The disciples looked at all the Samaritans coming towards the well and they stood up uncertainly. James and John began putting the food away.
Jesus didn’t notice their reaction. He continued, “Those who work in the Lord’s harvest receive the best wages and the fruit they harvest is the people who accept salvation and receive eternal life.
Jesus rubbed his hands together in anticipation and declared, “Both those who plant the seeds of truth for the Lord and those who harvest souls for His kingdom will experience the same great joy, just as I have experienced this afternoon.”
He turned and looked at them, His eyes alive with excitement. “You know that saying, ‘One plants and another harvests?’”
But the disciples were staring fearfully at all the Samaritans coming towards them. What could they possibly want? Were they upset that a group of Jews stayed so long next to their precious well? Were they coming to demand money for sitting near the well? Or were they planning to drive them away? Stone them?
They couldn’t understand why Jesus seemed so happy.
Instinctively they moved between Jesus and the oncoming mob. At least they could shield Him. Perhaps give Him time to get away.
Jesus watched them and His smile dimmed a little. “Guys. What’s wrong with you? They’re coming to listen to Me. They aren’t coming out here to hurt us. Go sit down under the tree.”
Reluctantly they went and sat down. Jesus repeated his question. John responded hesitantly, “Yeah, we’ve heard that saying.”
His smile broadened again, and His eyes lit up.
“Well, it’s true. I am sending you to go into areas and harvest souls where you haven’t planted the seeds of truth; those who came before you did that, but you will get to gather in a huge harvest of souls for My kingdom.”
Jesus turned then to face the first group of Samaritans. He welcomed them graciously and asked them to sit down. Then he began answering their questions.
The disciples huddled miserably in the background. They didn’t have any idea how to react to this turn of events. Jesus was treating the Samaritans with the same courtesy and thoughtfulness He did the Jewish crowds. But these were Samaritans, for crying out loud. Fraternizing with them would make them unclean… for days probably. And if anyone in Jerusalem got wind of it…well, they would all be in danger.
The crowd kept growing and growing until it seemed the entire town had gathered at the well to listen to Jesus teach.
The woman, whom they caught Jesus talking to earlier, filled her jar repeatedly from the well and went throughout the crowd giving the listeners water to drink.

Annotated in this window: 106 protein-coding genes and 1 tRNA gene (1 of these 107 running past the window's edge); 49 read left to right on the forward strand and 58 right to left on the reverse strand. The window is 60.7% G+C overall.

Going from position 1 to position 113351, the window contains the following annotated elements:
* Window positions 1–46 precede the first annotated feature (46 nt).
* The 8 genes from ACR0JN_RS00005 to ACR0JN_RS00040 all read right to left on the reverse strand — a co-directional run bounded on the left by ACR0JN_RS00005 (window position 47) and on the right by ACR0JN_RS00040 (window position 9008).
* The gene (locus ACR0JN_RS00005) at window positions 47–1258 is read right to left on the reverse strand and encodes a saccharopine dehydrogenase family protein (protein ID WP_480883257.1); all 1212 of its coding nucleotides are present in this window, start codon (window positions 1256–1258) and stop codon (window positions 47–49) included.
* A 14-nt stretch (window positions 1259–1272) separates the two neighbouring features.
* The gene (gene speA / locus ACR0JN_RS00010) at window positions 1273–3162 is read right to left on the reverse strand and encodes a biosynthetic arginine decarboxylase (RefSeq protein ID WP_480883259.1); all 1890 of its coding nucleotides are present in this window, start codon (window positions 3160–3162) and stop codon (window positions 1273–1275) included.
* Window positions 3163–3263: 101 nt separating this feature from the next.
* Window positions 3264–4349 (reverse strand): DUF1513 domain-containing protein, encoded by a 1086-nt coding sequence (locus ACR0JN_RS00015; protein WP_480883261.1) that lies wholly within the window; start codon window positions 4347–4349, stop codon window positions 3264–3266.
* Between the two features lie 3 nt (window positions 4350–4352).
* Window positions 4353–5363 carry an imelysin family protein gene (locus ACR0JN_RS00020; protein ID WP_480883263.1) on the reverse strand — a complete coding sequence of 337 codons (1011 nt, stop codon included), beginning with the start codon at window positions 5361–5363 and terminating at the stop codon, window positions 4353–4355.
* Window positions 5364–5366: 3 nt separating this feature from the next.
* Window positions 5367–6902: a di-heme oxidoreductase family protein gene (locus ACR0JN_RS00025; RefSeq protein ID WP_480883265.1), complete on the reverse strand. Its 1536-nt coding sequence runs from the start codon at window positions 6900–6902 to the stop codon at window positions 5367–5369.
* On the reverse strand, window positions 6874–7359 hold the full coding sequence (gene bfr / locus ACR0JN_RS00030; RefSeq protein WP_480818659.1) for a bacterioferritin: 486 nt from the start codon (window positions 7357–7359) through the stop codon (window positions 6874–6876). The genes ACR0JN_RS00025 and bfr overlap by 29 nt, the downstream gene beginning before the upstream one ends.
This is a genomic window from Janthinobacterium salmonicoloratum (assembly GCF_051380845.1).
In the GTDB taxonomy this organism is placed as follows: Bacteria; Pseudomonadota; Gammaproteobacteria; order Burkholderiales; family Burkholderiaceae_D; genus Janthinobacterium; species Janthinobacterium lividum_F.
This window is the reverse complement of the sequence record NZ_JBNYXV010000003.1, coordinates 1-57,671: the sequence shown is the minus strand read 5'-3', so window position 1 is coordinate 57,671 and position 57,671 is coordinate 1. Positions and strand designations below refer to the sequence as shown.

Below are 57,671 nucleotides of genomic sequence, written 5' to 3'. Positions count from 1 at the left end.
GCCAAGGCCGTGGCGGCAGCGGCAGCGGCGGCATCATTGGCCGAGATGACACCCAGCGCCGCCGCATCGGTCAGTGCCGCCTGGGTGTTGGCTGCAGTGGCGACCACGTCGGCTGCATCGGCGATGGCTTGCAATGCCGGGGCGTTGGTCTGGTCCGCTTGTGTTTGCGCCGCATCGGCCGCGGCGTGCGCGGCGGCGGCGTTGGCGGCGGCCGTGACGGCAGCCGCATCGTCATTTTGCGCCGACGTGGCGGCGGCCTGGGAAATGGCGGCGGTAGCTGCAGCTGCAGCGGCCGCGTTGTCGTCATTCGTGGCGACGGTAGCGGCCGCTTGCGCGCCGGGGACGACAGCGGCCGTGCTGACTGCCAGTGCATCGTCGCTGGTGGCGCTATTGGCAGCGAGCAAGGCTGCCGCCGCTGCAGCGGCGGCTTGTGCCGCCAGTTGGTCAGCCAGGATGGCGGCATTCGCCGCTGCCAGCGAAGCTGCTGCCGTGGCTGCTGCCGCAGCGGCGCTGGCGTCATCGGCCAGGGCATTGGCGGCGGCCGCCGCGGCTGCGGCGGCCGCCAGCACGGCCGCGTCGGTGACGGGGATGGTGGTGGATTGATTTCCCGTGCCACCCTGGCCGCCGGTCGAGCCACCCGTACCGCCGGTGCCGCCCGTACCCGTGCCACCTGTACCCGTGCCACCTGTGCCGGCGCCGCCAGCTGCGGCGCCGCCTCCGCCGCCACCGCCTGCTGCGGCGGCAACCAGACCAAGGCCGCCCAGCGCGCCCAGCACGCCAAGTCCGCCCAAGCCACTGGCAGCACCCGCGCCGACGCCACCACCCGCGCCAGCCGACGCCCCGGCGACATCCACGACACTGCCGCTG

Finally, as the sun neared the western horizon, the elders of the town came forward.
“Rabbi, the leader of the group began, “we are so grateful for all that You have taught us so far this afternoon. Please accept our hospitality and stay with us so that we can learn even more.”
Jesus’ face lit up. “That would be wonderful. I would be more than happy to accept your hospitality.”
The disciples looked at one another in shock. This was completely out of their comfort zone. Jews were not supposed to accept any form of hospitality from Samaritans, nor were they to offer it. Yet, here was Jesus happily accepting to stay, not only in their city, but in their homes.
Then, to their dismay, He did not even consult with them but began walking back to town with the elders. Fear seized them. It felt safer with Jesus than without Him, Samaritan village or not. They grabbed their belongings and hastened to catch up.
The Harvest Begins
That evening, in the home of the wealthiest elders of Sychar, enjoying a delicious meal, the disciples listened as the elder and Jesus talked.
Finally, the elder, ready to retire for the evening, stood and turned to Jesus’ disciples and declared, “You know, when I heard that woman declaring in the middle of the town market that Jesus had told her everything she had ever done and declaring that He must be the Messiah, I believed. The transformation in her whole being was all the evidence I needed. However, having listened to Him all afternoon, I am even more convinced. You are truly blessed to be His disciples.”
Embarrassed and uncomfortable, the disciples murmured their thanks.
Jesus ended up staying two full days with the people of Sychar. By the end, the disciples started treating the Samaritans as Jesus treated them, though it certainly came more naturally to Him than it did to them because they still didn’t fully understand. The Samaritans’ ready acceptance and belief in Jesus astounded them. If only the Jews were as receptive!
When they were ready to leave on the third morning, the entire town turned out to see them off. Of course, the woman who started it all was there as well, standing in the very front of the crowd. As they said their goodbyes, John overheard several of those standing near her tell her. “You know, at first we believed in Him simply because of what you said, but now that we listened to Him ourselves, we know that He really is the Savior of the world.”